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Abu Dhabi, UAEThursday 15 November 2018

Ignorance of CPR has deadly consequences

It is time to learn and practise those necessary skills for when someone is in need

Nicola Liddell, an emergency first response instructor, performs a CPR demonstration on a dummy at Divers Down UAE. Victor Besa / The National 
Nicola Liddell, an emergency first response instructor, performs a CPR demonstration on a dummy at Divers Down UAE. Victor Besa / The National 

When someone’s heart stops beating, seconds count. If nothing is done after a cardiac arrest, a victim’s chance of survival drops by 10 per cent every minute. Simply waiting for an ambulance, no matter how swiftly it arrives, can limit their chances of survival and after 10 minutes, they will almost certainly be beyond medical help.

On the other hand, if cardiopulmonary resuscitation, or CPR, is started as soon as someone collapses, their survival rate drops by no more than three per cent a minute.

Even if it takes the ambulance 10 minutes to arrive, the patient will still have a 70 per cent chance of surviving.

CPR works by taking over from the heart and manually pumping oxygen-rich blood into the arteries around the body, keeping the brain cells alive until the heart can be restarted with an electric shock from a defibrillator.

It’s simple enough to do but unfortunately, too few people in the UAE know how to carry out CPR, or are willing to do so, with the result that hundreds of lives are being cut short unnecessarily. Some people are reluctant to perform “traditional” CPR, which involves mouth-to-mouth resuscitation, for cultural reasons.

But they don’t have to – chest compressions alone can be enough to save a life. Others fear they will make the situation worse but if someone has collapsed and isn’t breathing without help, they will almost certainly die.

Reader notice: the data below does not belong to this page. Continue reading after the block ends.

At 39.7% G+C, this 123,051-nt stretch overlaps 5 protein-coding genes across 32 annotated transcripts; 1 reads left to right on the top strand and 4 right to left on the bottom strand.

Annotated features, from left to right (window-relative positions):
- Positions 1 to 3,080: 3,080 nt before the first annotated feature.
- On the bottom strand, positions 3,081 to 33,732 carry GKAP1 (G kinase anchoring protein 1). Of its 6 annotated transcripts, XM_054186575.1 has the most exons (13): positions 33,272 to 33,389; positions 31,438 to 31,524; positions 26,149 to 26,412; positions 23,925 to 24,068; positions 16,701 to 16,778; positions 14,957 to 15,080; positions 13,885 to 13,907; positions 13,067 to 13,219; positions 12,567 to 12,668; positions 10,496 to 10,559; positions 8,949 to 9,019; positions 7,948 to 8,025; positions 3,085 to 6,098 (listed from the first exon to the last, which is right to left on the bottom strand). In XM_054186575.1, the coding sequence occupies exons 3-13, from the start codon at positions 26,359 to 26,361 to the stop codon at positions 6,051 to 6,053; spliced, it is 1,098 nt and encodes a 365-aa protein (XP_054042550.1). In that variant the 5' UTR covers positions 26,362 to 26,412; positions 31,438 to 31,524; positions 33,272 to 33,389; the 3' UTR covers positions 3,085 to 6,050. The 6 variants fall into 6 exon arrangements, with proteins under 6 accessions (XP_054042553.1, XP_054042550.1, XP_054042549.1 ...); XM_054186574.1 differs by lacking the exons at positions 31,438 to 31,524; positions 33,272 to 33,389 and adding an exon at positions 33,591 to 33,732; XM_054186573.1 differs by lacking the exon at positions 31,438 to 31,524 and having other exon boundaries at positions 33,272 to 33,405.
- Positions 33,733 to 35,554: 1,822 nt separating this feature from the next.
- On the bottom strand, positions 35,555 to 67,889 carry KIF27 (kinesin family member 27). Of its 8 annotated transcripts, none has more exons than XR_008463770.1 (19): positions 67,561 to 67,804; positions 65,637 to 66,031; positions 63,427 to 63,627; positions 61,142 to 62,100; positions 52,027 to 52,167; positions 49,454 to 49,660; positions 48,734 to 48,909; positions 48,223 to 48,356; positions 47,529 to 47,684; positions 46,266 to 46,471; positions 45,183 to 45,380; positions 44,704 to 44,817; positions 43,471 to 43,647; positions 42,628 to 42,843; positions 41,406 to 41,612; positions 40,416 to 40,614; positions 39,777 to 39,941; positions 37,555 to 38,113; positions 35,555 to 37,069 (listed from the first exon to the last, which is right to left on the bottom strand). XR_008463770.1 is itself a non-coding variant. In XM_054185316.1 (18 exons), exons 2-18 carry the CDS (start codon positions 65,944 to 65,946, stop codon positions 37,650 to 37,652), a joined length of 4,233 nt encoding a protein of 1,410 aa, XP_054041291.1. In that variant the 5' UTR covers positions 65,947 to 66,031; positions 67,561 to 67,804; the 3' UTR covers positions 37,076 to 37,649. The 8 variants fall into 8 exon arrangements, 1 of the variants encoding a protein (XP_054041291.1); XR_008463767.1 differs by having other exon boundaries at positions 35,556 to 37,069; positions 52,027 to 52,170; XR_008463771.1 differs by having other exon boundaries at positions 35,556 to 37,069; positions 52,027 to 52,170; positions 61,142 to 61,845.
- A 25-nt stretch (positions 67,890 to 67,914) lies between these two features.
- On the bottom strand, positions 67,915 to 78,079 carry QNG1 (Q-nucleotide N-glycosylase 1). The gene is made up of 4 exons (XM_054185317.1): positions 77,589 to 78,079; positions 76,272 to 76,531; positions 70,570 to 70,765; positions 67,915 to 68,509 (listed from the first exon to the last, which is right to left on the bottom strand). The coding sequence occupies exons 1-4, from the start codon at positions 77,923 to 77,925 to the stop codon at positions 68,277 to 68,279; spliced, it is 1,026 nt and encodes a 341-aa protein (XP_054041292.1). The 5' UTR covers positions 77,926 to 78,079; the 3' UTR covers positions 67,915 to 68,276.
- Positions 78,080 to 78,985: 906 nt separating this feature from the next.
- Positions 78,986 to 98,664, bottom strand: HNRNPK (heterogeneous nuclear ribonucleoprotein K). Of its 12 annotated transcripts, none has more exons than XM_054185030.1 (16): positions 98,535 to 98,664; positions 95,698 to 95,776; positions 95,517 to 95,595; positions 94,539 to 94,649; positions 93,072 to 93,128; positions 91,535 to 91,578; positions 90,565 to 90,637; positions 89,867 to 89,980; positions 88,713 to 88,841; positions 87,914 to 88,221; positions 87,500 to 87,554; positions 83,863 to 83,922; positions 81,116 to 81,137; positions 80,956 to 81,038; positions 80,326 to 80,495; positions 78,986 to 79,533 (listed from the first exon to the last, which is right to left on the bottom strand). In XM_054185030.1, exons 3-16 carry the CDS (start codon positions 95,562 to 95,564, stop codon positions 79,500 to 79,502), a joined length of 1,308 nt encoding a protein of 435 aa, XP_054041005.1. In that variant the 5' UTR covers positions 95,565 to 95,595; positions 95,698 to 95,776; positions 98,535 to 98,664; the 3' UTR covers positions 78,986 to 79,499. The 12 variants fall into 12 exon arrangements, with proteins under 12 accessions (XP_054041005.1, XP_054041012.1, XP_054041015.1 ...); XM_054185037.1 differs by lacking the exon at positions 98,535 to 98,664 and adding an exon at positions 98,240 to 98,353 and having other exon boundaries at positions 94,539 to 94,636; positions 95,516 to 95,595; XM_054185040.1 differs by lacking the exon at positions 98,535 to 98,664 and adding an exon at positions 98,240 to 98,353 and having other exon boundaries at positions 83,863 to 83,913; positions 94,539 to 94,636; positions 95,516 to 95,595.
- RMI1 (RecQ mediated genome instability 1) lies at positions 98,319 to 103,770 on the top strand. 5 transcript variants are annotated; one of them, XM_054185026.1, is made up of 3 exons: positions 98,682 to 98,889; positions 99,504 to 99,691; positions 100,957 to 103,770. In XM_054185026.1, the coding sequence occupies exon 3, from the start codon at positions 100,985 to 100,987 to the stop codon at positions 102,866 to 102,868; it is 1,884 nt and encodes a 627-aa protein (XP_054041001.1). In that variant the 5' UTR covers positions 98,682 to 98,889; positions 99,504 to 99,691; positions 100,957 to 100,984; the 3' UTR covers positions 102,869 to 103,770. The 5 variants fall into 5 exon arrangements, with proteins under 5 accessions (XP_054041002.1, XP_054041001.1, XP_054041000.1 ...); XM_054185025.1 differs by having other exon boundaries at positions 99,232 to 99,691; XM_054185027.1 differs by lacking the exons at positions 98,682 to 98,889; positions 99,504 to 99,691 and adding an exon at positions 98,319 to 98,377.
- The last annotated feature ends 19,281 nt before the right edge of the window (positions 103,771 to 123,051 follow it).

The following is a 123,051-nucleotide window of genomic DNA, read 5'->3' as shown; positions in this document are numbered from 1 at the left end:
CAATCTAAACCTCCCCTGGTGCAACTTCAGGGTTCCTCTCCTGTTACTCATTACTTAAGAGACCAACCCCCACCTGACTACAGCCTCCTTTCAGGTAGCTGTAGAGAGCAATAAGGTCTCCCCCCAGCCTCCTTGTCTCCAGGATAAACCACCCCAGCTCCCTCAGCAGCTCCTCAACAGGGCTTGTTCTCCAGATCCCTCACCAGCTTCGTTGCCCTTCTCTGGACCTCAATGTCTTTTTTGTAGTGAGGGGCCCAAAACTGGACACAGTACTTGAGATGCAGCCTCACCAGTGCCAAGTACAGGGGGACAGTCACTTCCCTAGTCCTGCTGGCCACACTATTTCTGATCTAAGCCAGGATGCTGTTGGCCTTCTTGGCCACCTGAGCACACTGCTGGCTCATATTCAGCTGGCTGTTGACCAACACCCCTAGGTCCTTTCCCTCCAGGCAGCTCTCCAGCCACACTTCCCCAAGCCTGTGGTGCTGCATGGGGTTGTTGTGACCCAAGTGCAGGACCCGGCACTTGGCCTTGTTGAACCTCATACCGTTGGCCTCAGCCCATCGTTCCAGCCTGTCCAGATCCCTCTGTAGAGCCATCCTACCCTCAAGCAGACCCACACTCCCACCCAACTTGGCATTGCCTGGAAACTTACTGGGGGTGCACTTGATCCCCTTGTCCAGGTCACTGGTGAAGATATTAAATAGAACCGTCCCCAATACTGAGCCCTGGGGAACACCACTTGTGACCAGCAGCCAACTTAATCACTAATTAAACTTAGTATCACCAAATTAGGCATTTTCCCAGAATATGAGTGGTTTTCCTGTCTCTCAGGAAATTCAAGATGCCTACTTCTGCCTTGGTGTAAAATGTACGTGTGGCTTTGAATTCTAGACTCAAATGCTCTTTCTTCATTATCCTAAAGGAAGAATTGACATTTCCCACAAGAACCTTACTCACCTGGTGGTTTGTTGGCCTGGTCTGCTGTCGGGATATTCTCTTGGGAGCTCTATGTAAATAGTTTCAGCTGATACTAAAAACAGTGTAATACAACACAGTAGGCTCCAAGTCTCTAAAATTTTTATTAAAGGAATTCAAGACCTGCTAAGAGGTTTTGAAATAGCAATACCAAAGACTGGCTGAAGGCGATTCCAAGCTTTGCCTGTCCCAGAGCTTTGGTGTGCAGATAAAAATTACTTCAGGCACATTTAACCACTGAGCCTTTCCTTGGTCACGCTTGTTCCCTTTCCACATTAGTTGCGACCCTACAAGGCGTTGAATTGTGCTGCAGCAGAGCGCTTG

A few cracked ribs is a small price to pay for a saved life. But according to first-aid trainers in Abu Dhabi, a major reason people in the UAE and the wider Arab world hesitate to step in is because they fear prosecution or civil action if someone they help doesn’t survive.

This fear stems from well-intentioned laws, designed to ensure that families are compensated for the loss of a loved one by whoever is held responsible for their death. It is only right and proper that malicious intent or harm should be punished. But if an unanticipated side effect of a law that has not evolved at the same speed as the UAE’s cosmopolitan society is that it is costing lives, then it is surely time to consider “good Samaritan” legislation, common in many countries around the world, waiving legal and civil responsibility for anyone who, in good faith, does their best to save a life.

Of course, good intentions would have to be proven. Most cardiac arrests are suffered at home or in the street so it behoves us all to learn this crucial skill. The FNC could usefully debate a law change proposal. It is undoubtedly a discussion worth having.